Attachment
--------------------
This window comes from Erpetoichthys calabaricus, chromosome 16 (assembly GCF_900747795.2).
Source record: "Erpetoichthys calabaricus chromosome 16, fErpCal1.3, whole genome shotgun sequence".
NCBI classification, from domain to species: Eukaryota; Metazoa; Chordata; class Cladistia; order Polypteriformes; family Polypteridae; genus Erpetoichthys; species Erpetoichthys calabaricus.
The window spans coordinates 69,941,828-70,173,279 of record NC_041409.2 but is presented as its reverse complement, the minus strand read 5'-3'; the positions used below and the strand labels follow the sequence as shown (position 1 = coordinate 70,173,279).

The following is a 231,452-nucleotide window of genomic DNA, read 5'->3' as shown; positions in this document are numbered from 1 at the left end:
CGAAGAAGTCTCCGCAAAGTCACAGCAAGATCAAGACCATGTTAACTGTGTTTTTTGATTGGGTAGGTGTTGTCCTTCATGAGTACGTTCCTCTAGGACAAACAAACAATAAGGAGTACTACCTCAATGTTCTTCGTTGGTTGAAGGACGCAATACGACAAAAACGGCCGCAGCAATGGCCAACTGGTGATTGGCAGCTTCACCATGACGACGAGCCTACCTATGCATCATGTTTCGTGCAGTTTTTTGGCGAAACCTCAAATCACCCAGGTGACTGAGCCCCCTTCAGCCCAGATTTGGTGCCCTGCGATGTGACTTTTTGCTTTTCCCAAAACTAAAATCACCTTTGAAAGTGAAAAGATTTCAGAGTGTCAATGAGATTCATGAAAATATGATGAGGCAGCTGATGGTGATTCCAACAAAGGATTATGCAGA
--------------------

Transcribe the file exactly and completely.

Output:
This window comes from Erpetoichthys calabaricus, chromosome 16 (assembly GCF_900747795.2).
Source record: "Erpetoichthys calabaricus chromosome 16, fErpCal1.3, whole genome shotgun sequence".
NCBI classification, from domain to species: Eukaryota; Metazoa; Chordata; class Cladistia; order Polypteriformes; family Polypteridae; genus Erpetoichthys; species Erpetoichthys calabaricus.
The window spans coordinates 69,941,828-70,173,279 of record NC_041409.2 but is presented as its reverse complement, the minus strand read 5'-3'; the positions used below and the strand labels follow the sequence as shown (position 1 = coordinate 70,173,279).

The following is a 231,452-nucleotide window of genomic DNA, read 5'->3' as shown; positions in this document are numbered from 1 at the left end:
CGAAGAAGTCTCCGCAAAGTCACAGCAAGATCAAGACCATGTTAACTGTGTTTTTTGATTGGGTAGGTGTTGTCCTTCATGAGTACGTTCCTCTAGGACAAACAAACAATAAGGAGTACTACCTCAATGTTCTTCGTTGGTTGAAGGACGCAATACGACAAAAACGGCCGCAGCAATGGCCAACTGGTGATTGGCAGCTTCACCATGACGACGAGCCTACCTATGCATCATGTTTCGTGCAGTTTTTTGGCGAAACCTCAAATCACCCAGGTGACTGAGCCCCCTTCAGCCCAGATTTGGTGCCCTGCGATGTGACTTTTTGCTTTTCCCAAAACTAAAATCACCTTTGAAAGTGAAAAGATTTCAGAGTGTCAATGAGATTCATGAAAATATGATGAGGCAGCTGATGGTGATTCCAACAAAGGATTATGCAGA